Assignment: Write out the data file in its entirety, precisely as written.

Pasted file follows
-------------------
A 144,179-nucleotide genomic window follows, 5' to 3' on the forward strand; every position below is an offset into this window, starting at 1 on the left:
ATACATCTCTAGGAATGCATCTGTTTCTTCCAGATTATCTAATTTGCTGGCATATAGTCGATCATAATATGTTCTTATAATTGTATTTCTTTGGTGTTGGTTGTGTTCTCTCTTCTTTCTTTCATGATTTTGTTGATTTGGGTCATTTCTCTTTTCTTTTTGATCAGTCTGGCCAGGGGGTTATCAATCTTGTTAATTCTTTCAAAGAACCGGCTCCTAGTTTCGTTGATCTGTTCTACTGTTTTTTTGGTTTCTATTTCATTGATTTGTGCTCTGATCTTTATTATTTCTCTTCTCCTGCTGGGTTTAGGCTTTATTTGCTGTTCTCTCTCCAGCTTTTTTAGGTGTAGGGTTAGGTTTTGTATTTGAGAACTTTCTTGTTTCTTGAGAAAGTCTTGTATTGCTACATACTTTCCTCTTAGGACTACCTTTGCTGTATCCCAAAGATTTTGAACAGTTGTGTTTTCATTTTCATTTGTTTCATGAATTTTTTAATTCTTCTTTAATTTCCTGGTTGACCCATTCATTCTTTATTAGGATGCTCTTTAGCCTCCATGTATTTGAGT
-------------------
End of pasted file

A 144,179-nucleotide genomic window follows, 5' to 3' on the forward strand; every position below is an offset into this window, starting at 1 on the left:
ATACATCTCTAGGAATGCATCTGTTTCTTCCAGATTATCTAATTTGCTGGCATATAGTCGATCATAATATGTTCTTATAATTGTATTTCTTTGGTGTTGGTTGTGTTCTCTCTTCTTTCTTTCATGATTTTGTTGATTTGGGTCATTTCTCTTTTCTTTTTGATCAGTCTGGCCAGGGGGTTATCAATCTTGTTAATTCTTTCAAAGAACCGGCTCCTAGTTTCGTTGATCTGTTCTACTGTTTTTTTGGTTTCTATTTCATTGATTTGTGCTCTGATCTTTATTATTTCTCTTCTCCTGCTGGGTTTAGGCTTTATTTGCTGTTCTCTCTCCAGCTTTTTTAGGTGTAGGGTTAGGTTTTGTATTTGAGAACTTTCTTGTTTCTTGAGAAAGTCTTGTATTGCTACATACTTTCCTCTTAGGACTACCTTTGCTGTATCCCAAAGATTTTGAACAGTTGTGTTTTCATTTTCATTTGTTTCATGAATTTTTTAATTCTTCTTTAATTTCCTGGTTGACCCATTCATTCTTTATTAGGATGCTCTTTAGCCTCCATGTATTTGAGT